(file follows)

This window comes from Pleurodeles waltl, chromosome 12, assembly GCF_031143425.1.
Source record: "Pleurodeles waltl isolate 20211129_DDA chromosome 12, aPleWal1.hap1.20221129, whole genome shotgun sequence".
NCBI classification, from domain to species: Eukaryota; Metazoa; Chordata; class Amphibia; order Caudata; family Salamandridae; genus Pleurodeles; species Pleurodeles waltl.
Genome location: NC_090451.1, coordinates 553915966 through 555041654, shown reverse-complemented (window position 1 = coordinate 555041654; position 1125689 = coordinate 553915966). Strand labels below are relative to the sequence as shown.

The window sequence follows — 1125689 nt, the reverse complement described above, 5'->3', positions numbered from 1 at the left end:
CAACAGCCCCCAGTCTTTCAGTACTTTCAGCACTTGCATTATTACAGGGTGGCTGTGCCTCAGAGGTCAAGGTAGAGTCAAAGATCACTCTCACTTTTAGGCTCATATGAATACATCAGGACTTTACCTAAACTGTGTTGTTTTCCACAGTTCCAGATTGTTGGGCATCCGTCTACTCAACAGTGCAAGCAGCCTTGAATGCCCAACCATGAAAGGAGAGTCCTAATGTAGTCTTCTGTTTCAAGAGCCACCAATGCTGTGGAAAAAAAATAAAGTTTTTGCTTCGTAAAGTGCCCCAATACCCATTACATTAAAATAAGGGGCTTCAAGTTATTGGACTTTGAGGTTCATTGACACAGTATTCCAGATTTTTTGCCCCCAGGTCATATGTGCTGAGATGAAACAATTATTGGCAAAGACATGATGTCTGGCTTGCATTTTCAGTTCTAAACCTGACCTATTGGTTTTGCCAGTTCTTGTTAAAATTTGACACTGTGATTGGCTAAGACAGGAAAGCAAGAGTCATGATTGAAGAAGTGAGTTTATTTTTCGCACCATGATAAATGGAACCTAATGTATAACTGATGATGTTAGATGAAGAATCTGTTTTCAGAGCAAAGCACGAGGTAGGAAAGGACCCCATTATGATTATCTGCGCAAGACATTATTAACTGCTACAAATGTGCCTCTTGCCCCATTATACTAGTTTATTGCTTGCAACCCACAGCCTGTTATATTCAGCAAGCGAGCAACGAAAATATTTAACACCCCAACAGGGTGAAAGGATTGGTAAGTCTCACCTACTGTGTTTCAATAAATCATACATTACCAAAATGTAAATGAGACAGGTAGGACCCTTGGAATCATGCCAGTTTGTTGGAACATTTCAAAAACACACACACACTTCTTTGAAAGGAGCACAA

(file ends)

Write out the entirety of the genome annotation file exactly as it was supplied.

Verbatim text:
This window comes from Pleurodeles waltl, chromosome 12, assembly GCF_031143425.1.
Source record: "Pleurodeles waltl isolate 20211129_DDA chromosome 12, aPleWal1.hap1.20221129, whole genome shotgun sequence".
NCBI classification, from domain to species: Eukaryota; Metazoa; Chordata; class Amphibia; order Caudata; family Salamandridae; genus Pleurodeles; species Pleurodeles waltl.
Genome location: NC_090451.1, coordinates 553915966 through 555041654, shown reverse-complemented (window position 1 = coordinate 555041654; position 1125689 = coordinate 553915966). Strand labels below are relative to the sequence as shown.

The window sequence follows — 1125689 nt, the reverse complement described above, 5'->3', positions numbered from 1 at the left end:
CAACAGCCCCCAGTCTTTCAGTACTTTCAGCACTTGCATTATTACAGGGTGGCTGTGCCTCAGAGGTCAAGGTAGAGTCAAAGATCACTCTCACTTTTAGGCTCATATGAATACATCAGGACTTTACCTAAACTGTGTTGTTTTCCACAGTTCCAGATTGTTGGGCATCCGTCTACTCAACAGTGCAAGCAGCCTTGAATGCCCAACCATGAAAGGAGAGTCCTAATGTAGTCTTCTGTTTCAAGAGCCACCAATGCTGTGGAAAAAAAATAAAGTTTTTGCTTCGTAAAGTGCCCCAATACCCATTACATTAAAATAAGGGGCTTCAAGTTATTGGACTTTGAGGTTCATTGACACAGTATTCCAGATTTTTTGCCCCCAGGTCATATGTGCTGAGATGAAACAATTATTGGCAAAGACATGATGTCTGGCTTGCATTTTCAGTTCTAAACCTGACCTATTGGTTTTGCCAGTTCTTGTTAAAATTTGACACTGTGATTGGCTAAGACAGGAAAGCAAGAGTCATGATTGAAGAAGTGAGTTTATTTTTCGCACCATGATAAATGGAACCTAATGTATAACTGATGATGTTAGATGAAGAATCTGTTTTCAGAGCAAAGCACGAGGTAGGAAAGGACCCCATTATGATTATCTGCGCAAGACATTATTAACTGCTACAAATGTGCCTCTTGCCCCATTATACTAGTTTATTGCTTGCAACCCACAGCCTGTTATATTCAGCAAGCGAGCAACGAAAATATTTAACACCCCAACAGGGTGAAAGGATTGGTAAGTCTCACCTACTGTGTTTCAATAAATCATACATTACCAAAATGTAAATGAGACAGGTAGGACCCTTGGAATCATGCCAGTTTGTTGGAACATTTCAAAAACACACACACACTTCTTTGAAAGGAGCACAA